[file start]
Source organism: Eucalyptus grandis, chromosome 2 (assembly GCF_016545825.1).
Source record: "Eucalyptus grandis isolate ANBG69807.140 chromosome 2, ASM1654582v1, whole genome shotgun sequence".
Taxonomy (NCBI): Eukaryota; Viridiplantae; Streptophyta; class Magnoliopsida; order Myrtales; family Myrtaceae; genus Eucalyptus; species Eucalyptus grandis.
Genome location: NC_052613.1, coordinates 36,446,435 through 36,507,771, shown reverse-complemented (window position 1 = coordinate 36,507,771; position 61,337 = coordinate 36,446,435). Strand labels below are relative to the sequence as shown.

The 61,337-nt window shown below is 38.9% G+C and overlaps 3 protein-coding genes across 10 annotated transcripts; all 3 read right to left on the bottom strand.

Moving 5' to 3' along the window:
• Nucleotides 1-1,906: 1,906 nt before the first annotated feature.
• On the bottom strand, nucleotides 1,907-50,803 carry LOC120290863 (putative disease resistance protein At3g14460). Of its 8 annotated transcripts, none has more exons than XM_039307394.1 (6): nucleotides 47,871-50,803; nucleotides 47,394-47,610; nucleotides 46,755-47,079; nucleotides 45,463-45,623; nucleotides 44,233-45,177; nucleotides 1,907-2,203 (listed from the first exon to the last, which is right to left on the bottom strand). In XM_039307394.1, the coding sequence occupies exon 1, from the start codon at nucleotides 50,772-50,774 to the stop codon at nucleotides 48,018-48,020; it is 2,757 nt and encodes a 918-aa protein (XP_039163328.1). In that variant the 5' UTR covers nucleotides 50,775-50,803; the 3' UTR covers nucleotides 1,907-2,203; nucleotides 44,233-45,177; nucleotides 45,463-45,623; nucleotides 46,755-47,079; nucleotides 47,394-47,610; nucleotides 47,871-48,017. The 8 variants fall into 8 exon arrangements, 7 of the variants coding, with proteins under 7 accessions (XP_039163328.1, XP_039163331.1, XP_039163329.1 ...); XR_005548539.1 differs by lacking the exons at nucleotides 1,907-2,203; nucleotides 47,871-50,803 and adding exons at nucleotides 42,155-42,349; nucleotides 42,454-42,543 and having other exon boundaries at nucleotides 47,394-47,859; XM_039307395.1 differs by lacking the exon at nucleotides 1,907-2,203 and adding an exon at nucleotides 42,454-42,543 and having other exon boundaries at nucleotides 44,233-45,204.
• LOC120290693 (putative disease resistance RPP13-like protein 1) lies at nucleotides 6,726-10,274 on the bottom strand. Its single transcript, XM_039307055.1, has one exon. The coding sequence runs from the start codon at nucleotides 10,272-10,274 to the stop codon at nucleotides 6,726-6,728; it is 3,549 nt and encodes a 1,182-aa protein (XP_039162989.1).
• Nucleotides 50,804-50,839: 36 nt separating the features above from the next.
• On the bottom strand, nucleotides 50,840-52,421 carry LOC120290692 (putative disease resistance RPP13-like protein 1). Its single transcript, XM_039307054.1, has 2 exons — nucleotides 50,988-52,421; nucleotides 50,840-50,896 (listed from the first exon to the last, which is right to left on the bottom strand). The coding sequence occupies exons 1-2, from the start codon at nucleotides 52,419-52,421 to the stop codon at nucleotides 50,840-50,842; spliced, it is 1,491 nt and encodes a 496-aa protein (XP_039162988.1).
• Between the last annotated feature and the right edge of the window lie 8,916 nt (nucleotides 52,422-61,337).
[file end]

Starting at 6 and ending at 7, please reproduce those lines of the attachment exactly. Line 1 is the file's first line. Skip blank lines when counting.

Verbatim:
Moving 5' to 3' along the window:
• Nucleotides 1-1,906: 1,906 nt before the first annotated feature.